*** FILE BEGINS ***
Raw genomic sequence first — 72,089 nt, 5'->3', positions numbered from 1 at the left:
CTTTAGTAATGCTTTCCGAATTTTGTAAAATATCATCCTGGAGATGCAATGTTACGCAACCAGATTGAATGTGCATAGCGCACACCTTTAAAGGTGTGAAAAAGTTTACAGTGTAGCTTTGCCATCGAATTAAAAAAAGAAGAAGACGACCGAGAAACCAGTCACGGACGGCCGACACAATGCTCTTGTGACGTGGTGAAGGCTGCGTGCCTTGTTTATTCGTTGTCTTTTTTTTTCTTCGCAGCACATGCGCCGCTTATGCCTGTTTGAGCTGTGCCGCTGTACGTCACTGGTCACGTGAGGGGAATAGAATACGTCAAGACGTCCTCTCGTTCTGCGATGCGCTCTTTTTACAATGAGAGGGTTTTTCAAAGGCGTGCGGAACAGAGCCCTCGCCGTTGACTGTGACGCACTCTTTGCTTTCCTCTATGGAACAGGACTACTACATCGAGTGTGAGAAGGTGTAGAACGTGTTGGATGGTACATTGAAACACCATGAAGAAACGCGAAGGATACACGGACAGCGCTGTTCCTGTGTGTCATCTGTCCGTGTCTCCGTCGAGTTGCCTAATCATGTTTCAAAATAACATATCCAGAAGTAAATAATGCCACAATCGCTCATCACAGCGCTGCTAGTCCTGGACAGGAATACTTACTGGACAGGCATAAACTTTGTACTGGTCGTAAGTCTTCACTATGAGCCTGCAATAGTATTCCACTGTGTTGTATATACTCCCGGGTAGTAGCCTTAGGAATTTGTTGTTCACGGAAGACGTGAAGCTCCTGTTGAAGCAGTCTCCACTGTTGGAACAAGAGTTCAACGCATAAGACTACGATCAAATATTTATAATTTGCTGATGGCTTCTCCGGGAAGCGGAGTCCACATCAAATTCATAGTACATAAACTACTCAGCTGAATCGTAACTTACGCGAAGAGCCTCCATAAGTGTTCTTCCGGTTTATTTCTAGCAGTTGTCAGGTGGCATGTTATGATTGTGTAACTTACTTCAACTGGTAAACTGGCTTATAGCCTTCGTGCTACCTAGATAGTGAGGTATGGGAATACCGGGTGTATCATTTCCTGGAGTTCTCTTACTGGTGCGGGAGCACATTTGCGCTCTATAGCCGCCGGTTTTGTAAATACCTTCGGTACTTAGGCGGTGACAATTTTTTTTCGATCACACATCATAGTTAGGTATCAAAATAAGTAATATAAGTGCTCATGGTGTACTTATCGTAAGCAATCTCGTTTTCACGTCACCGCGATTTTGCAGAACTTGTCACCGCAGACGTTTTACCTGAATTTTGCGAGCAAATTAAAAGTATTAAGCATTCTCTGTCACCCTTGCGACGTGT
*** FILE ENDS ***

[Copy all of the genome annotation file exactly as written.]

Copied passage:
Raw genomic sequence first — 72,089 nt, 5'->3', positions numbered from 1 at the left:
CTTTAGTAATGCTTTCCGAATTTTGTAAAATATCATCCTGGAGATGCAATGTTACGCAACCAGATTGAATGTGCATAGCGCACACCTTTAAAGGTGTGAAAAAGTTTACAGTGTAGCTTTGCCATCGAATTAAAAAAAGAAGAAGACGACCGAGAAACCAGTCACGGACGGCCGACACAATGCTCTTGTGACGTGGTGAAGGCTGCGTGCCTTGTTTATTCGTTGTCTTTTTTTTTCTTCGCAGCACATGCGCCGCTTATGCCTGTTTGAGCTGTGCCGCTGTACGTCACTGGTCACGTGAGGGGAATAGAATACGTCAAGACGTCCTCTCGTTCTGCGATGCGCTCTTTTTACAATGAGAGGGTTTTTCAAAGGCGTGCGGAACAGAGCCCTCGCCGTTGACTGTGACGCACTCTTTGCTTTCCTCTATGGAACAGGACTACTACATCGAGTGTGAGAAGGTGTAGAACGTGTTGGATGGTACATTGAAACACCATGAAGAAACGCGAAGGATACACGGACAGCGCTGTTCCTGTGTGTCATCTGTCCGTGTCTCCGTCGAGTTGCCTAATCATGTTTCAAAATAACATATCCAGAAGTAAATAATGCCACAATCGCTCATCACAGCGCTGCTAGTCCTGGACAGGAATACTTACTGGACAGGCATAAACTTTGTACTGGTCGTAAGTCTTCACTATGAGCCTGCAATAGTATTCCACTGTGTTGTATATACTCCCGGGTAGTAGCCTTAGGAATTTGTTGTTCACGGAAGACGTGAAGCTCCTGTTGAAGCAGTCTCCACTGTTGGAACAAGAGTTCAACGCATAAGACTACGATCAAATATTTATAATTTGCTGATGGCTTCTCCGGGAAGCGGAGTCCACATCAAATTCATAGTACATAAACTACTCAGCTGAATCGTAACTTACGCGAAGAGCCTCCATAAGTGTTCTTCCGGTTTATTTCTAGCAGTTGTCAGGTGGCATGTTATGATTGTGTAACTTACTTCAACTGGTAAACTGGCTTATAGCCTTCGTGCTACCTAGATAGTGAGGTATGGGAATACCGGGTGTATCATTTCCTGGAGTTCTCTTACTGGTGCGGGAGCACATTTGCGCTCTATAGCCGCCGGTTTTGTAAATACCTTCGGTACTTAGGCGGTGACAATTTTTTTTCGATCACACATCATAGTTAGGTATCAAAATAAGTAATATAAGTGCTCATGGTGTACTTATCGTAAGCAATCTCGTTTTCACGTCACCGCGATTTTGCAGAACTTGTCACCGCAGACGTTTTACCTGAATTTTGCGAGCAAATTAAAAGTATTAAGCATTCTCTGTCACCCTTGCGACGTGT